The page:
Liked by 1 person

  4. Hi Suzanne, So true about the shocking images near the summit of Everest. Staying informed, awareness, being smarter, all good concepts when going forward. As you said well, it is a privilege to travel.

    Liked by 1 person

  5. An important topic, Suzanne. Thanks for bringing it up. You won’t think anyone would enjoy being lined up for hikes and standing in line for hours at amusement parks or historic sites. Yet, people do. Just like they sit in traffic jams on the way to work.

    It boggles my mind and reason would tell us this problem will solve itself as tourists prefer and decide to frequent less popular areas. But, this won’t happen easily, by the looks and sounds of it.

    Personally, we never go anywhere to “check it off” and don’t have a bucket list. The world has a lot of amazing places!!

    Liked by 1 person

    1. Liesbet, I was thinking the same as I watched people lining up to go up a tower in Barcelona in 36 degs with many not wearing hats, crazy.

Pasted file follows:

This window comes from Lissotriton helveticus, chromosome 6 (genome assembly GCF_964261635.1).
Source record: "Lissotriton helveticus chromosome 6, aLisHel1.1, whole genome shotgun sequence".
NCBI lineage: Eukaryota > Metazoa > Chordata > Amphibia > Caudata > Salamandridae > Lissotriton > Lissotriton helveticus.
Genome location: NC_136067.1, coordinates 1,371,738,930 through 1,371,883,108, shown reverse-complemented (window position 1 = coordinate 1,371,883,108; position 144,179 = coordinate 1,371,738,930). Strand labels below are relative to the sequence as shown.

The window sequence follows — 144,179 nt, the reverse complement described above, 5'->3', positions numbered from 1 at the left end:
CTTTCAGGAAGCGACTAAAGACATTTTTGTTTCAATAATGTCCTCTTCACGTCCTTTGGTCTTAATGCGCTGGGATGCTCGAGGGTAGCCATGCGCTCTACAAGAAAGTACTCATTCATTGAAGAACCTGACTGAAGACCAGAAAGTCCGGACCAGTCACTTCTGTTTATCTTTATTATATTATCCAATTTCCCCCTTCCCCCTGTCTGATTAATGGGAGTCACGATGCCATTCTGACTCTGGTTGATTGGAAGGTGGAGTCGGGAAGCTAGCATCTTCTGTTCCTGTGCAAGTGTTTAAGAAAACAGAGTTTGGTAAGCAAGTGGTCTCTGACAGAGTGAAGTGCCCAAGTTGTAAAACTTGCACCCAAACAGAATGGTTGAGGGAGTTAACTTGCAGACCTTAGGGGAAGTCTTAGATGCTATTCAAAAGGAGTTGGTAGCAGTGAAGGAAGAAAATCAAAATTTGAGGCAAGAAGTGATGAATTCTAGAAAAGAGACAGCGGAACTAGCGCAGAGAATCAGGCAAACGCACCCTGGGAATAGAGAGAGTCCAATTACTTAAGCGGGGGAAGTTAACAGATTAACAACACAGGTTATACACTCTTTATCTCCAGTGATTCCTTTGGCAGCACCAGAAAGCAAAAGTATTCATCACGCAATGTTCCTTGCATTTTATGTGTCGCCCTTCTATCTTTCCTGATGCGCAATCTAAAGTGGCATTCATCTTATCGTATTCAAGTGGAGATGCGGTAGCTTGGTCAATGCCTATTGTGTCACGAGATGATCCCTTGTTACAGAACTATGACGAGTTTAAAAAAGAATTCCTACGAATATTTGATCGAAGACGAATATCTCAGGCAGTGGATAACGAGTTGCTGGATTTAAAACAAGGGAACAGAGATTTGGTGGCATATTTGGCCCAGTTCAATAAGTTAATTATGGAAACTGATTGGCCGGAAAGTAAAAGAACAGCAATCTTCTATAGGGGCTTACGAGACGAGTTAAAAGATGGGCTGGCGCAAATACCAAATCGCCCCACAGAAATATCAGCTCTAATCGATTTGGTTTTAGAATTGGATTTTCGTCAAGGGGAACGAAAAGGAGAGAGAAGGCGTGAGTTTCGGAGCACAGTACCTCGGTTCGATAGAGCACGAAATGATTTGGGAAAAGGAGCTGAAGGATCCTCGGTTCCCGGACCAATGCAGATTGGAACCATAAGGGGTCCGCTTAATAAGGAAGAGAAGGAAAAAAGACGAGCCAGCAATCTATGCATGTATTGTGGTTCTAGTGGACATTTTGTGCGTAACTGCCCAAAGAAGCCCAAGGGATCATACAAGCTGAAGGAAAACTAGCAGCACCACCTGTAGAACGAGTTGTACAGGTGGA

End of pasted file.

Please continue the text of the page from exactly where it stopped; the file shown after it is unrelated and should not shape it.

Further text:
We have never had a bucket list we have a few things we would like and next month we will be doing one of those things. No time to wait. By the way I was not blessed with the patience gene 🙂

      Liked by 1 person

  6. Very good points,Sue. Our tourism operators wring their hands everytime a tourist tax is suggested but many places we go to overseas have them and it doesn’t stop us visiting. Instead we’re glad to contribute to the local economy and help compensate for the impact we have on their place.

    Liked by 1 person

    1. Thanks for you comment Wendy and apologies for the late reply.
      Hopefully the tax that is generated from tourists/visitors stays in the local area instead of placed in the main funding source.